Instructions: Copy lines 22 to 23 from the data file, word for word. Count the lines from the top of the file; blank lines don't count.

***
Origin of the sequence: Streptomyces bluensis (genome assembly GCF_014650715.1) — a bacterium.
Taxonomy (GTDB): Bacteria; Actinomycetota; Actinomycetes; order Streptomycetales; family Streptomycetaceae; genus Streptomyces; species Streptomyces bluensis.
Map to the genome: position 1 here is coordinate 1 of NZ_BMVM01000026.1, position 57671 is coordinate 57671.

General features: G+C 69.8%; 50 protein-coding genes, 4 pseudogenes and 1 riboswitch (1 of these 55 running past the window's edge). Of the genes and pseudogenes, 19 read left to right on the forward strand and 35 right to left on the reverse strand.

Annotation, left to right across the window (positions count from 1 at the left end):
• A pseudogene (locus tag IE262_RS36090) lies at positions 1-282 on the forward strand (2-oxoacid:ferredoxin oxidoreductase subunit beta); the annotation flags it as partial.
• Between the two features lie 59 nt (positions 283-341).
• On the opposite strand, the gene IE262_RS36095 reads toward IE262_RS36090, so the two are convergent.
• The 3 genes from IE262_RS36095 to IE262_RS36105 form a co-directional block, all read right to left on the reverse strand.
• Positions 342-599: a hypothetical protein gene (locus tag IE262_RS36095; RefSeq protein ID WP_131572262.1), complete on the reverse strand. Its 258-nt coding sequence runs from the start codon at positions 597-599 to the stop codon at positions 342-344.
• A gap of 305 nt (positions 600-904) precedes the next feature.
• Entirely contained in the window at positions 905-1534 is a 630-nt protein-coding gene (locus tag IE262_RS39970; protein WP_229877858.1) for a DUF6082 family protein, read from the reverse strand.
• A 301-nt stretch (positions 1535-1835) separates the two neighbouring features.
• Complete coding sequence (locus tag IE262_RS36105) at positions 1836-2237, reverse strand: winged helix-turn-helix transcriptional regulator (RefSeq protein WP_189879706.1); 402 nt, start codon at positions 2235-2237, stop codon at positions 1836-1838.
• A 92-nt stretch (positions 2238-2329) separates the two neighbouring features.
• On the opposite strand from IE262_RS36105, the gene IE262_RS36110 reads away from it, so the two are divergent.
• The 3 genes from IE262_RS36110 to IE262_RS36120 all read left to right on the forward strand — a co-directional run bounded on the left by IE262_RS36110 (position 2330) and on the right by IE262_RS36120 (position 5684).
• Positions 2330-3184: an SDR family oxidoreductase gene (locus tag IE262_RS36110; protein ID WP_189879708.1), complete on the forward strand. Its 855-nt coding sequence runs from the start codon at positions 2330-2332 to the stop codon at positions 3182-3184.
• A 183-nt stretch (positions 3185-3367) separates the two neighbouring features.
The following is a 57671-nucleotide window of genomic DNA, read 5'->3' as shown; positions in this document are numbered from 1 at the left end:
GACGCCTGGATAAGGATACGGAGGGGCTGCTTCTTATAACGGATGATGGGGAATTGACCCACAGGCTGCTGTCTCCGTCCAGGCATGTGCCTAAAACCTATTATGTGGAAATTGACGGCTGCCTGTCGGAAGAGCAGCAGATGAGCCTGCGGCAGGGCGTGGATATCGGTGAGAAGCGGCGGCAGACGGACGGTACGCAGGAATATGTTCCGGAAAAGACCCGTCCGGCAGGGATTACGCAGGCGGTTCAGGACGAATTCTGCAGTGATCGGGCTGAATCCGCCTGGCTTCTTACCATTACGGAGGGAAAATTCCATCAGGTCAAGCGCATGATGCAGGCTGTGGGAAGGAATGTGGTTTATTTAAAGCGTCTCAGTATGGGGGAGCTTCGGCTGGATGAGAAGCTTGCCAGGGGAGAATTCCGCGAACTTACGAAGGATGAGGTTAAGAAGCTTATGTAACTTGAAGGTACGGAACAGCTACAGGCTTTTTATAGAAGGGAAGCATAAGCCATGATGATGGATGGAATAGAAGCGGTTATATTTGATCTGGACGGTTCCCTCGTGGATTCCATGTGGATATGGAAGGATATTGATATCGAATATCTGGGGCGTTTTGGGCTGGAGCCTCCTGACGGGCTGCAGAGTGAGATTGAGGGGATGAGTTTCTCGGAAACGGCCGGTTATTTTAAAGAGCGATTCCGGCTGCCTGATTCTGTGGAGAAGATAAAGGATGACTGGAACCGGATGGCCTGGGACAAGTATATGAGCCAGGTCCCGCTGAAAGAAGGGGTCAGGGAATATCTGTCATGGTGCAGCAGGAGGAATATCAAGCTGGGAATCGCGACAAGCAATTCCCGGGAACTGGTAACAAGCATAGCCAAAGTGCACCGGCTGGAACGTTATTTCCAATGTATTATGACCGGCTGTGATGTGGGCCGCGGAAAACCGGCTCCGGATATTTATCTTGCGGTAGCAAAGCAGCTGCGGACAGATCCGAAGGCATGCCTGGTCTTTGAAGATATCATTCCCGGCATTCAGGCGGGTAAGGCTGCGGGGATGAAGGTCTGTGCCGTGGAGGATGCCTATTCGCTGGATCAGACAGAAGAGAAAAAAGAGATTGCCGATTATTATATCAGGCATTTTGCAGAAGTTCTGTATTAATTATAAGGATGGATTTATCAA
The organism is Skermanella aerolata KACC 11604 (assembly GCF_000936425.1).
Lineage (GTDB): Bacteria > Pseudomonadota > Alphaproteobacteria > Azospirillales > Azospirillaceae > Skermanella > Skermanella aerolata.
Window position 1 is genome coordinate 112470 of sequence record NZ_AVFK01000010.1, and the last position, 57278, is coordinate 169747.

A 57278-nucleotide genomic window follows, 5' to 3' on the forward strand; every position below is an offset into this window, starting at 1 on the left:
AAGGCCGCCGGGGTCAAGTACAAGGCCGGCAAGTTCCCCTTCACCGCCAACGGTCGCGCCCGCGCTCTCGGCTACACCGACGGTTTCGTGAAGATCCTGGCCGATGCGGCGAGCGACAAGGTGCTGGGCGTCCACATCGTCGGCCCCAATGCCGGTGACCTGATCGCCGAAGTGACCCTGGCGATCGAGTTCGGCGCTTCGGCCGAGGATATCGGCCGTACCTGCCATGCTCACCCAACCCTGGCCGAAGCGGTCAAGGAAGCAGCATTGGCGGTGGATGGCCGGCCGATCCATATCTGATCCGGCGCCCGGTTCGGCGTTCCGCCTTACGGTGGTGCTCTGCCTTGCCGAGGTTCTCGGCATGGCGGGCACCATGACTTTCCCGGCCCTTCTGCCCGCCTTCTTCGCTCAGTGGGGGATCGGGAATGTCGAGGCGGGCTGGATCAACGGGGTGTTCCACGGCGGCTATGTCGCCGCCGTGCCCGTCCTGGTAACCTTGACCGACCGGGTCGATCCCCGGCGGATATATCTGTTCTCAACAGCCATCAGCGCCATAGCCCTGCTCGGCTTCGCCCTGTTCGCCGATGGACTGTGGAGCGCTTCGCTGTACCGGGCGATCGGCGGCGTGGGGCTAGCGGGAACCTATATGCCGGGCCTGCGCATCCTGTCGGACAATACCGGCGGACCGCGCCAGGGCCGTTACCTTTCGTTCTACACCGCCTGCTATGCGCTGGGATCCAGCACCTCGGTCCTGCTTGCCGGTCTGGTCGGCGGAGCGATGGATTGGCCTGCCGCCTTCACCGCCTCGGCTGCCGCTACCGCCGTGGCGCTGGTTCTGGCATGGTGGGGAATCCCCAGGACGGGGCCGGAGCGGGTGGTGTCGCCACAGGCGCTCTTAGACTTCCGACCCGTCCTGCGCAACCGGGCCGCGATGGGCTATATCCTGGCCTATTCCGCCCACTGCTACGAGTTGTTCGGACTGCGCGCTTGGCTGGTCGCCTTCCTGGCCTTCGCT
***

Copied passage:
The organism is Skermanella aerolata KACC 11604 (assembly GCF_000936425.1).
Lineage (GTDB): Bacteria > Pseudomonadota > Alphaproteobacteria > Azospirillales > Azospirillaceae > Skermanella > Skermanella aerolata.